Lord of the Flies

A part of this viewing list: Criterion Collection Spine #43: Peter Brook’s Lord of the Flies.

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It is tough getting children to act well; just ask anyone who’s ever had to get children to act well. A vast majority of the cast in Lord of the Flies couldn’t act their way out of a wet paper bag, but thanks to Peter Brook’s careful planning and choreographing of key scenes, and relaxed improvisational allowance in others, the awkward acting ability morphs into an appropriate skittishness for adolescent maroons. This adaptation is well on the mark of the book, with an added intensity of visceral imagery and psychological warfare that only film can provide so effectively. The main strength of the film is that it was shot entirely on location, apart from the opening montage, and the reality of the island setting feeds into the reality of the characters’ development. Without the imposing hand of civilization, regressing to a wild and savage state becomes easy.

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Lord of the Flies is not only a tract about the importance of civilization, but also an interesting thought-experiment on the emergence of new cultural forms. In the film, this is noticeable fairly soon, as the political rifts between the two leading boys, Jack and Ralph, are a microcosm of international political strife. Similarly, the creation of ritual chants and activities to ward off the beastie, and Jack’s clever manipulation of their fear to maintain control have contemporary parallels in our own country. This is no new trick, but its efficacy ensures its continued use. The cognitive dissonance and linguistic lacunae in their vocabulary after the first murder takes place is also telling in terms of their fear. Similarly, the development of face-paint and little to no clothing are marked changes from their initial school-boy attire.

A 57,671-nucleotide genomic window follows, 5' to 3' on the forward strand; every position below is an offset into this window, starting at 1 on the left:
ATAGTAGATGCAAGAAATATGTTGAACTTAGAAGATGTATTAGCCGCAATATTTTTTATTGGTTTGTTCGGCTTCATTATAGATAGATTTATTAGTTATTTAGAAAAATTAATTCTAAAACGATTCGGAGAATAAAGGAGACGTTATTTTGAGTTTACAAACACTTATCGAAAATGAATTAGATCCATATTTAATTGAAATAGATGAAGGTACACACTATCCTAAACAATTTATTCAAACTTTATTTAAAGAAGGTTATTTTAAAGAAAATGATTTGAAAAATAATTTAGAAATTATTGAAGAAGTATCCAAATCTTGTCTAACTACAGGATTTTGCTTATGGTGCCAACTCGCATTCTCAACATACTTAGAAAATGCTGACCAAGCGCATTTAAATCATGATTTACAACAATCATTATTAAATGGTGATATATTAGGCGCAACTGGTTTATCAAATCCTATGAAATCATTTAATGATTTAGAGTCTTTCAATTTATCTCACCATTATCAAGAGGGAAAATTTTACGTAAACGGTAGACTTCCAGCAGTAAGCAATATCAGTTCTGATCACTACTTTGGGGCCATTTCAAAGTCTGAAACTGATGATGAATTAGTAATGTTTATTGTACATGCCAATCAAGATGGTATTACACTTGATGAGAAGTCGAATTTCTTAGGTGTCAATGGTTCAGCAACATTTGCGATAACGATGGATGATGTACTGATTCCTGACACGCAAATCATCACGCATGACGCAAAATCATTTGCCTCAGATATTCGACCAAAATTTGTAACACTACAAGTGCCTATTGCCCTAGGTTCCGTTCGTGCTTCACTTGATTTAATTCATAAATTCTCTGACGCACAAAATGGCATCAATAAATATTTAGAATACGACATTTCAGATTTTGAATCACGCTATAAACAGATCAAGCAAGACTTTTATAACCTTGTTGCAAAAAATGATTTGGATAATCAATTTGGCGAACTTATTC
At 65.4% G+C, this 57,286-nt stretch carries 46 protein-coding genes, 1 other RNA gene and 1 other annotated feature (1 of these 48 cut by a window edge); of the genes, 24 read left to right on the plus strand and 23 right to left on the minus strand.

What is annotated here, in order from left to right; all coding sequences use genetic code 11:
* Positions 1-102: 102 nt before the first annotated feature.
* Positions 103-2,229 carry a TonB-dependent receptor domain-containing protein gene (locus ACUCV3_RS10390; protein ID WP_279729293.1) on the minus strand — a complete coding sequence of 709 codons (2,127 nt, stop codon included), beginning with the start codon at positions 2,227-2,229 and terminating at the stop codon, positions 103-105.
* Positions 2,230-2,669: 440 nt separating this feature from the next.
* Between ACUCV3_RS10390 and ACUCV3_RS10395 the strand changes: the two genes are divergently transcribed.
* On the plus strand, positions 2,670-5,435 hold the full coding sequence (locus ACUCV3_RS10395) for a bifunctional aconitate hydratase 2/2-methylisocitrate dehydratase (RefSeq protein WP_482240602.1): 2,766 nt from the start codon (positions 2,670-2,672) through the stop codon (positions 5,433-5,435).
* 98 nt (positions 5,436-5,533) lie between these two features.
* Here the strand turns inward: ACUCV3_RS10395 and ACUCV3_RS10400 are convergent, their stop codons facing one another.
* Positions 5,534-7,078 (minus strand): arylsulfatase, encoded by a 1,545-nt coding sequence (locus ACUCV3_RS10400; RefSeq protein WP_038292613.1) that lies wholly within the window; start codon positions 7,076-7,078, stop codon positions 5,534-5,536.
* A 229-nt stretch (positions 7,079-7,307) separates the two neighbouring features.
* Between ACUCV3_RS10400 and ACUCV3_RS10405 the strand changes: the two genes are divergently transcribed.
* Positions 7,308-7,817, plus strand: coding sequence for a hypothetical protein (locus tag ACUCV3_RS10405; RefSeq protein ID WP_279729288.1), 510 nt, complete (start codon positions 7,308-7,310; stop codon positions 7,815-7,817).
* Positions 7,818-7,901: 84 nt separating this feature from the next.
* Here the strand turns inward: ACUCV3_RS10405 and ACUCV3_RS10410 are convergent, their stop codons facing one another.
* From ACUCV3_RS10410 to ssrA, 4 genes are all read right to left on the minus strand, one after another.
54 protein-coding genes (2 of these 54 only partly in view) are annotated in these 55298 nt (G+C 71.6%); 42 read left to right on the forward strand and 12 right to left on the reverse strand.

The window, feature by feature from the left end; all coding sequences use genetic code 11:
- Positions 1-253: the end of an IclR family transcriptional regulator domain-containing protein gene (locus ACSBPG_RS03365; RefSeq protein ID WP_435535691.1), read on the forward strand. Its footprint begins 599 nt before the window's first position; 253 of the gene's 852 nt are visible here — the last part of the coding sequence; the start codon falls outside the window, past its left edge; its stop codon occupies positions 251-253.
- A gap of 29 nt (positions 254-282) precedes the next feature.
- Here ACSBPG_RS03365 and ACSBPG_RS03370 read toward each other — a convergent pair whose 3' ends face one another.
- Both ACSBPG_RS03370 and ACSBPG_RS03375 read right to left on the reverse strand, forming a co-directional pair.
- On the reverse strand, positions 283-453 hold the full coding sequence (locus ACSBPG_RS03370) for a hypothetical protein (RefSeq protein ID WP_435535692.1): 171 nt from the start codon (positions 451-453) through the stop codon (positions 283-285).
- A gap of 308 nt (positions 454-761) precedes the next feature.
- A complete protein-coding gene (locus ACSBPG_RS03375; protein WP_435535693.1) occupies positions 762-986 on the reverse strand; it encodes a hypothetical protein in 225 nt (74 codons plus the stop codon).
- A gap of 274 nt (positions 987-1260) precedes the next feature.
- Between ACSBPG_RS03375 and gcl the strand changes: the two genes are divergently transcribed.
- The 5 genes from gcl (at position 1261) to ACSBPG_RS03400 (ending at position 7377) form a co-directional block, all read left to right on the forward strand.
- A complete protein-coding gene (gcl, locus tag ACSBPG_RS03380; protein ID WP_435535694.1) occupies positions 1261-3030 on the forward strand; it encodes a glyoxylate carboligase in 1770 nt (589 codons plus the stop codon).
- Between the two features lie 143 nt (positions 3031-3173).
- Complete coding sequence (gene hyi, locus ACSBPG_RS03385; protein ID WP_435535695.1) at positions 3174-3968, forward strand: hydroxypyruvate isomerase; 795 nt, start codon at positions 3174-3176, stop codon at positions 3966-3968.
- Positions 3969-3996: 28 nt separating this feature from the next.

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Still, there are similarities between before and after. The choirboys become the hunters and their discipline, organization, and loyalty as the latter is due directly to their training in the former. They are also the ones who create and enforce the cultural progression of the tribe of boys, while Ralph and Piggy, who’ve maintained their reason to some extent, are increasingly ostracized. All of this terror comes through strongly through the use of liberal cutting and realignments in the editing room, and the sheer amount of footage Brook had on hand to pick and choose from. The final scene is so abhorrent , as Ralph flees the other youths on all fours, much like the pig they are convincing themselves he is, that the appearance of white socks and matching deck shoes of adult proportions, and the adult that is wearing them is a great relief. The monster we’ve only caught glimpses of, the monster that was about to appear in full and terrible force, especially because of its familiarity, is slain just like that.

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